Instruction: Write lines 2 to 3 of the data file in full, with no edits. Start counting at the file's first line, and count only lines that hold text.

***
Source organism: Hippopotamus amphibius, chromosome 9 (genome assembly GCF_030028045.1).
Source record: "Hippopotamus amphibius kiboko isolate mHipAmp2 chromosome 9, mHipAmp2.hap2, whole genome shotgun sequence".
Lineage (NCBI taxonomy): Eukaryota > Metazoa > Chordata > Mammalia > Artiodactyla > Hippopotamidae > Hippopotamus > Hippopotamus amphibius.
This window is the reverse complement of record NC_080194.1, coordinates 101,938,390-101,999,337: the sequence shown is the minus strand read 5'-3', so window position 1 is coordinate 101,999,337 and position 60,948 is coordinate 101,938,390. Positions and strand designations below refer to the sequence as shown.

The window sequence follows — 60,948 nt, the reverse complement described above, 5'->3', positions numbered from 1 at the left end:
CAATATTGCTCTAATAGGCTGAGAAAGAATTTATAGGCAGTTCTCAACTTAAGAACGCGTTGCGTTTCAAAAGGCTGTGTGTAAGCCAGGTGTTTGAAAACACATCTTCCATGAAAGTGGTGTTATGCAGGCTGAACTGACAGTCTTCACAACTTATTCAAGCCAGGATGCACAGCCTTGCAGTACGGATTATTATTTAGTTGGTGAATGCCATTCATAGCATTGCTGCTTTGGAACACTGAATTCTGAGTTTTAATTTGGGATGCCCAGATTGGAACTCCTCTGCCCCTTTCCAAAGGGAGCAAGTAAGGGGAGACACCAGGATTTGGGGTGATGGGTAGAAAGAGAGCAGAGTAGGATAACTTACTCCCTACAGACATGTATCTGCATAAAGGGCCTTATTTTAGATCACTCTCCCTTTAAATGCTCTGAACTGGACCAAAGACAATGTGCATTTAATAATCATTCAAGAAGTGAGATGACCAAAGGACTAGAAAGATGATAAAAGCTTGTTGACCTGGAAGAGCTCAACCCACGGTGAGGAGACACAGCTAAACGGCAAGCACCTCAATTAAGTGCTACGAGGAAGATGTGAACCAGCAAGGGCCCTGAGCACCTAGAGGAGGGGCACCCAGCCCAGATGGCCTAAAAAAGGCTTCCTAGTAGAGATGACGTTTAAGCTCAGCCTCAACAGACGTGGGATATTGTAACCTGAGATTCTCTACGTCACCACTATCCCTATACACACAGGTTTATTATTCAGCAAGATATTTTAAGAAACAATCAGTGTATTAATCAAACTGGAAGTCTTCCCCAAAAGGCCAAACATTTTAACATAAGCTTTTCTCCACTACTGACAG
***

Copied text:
Source record: "Hippopotamus amphibius kiboko isolate mHipAmp2 chromosome 9, mHipAmp2.hap2, whole genome shotgun sequence".
Lineage (NCBI taxonomy): Eukaryota > Metazoa > Chordata > Mammalia > Artiodactyla > Hippopotamidae > Hippopotamus > Hippopotamus amphibius.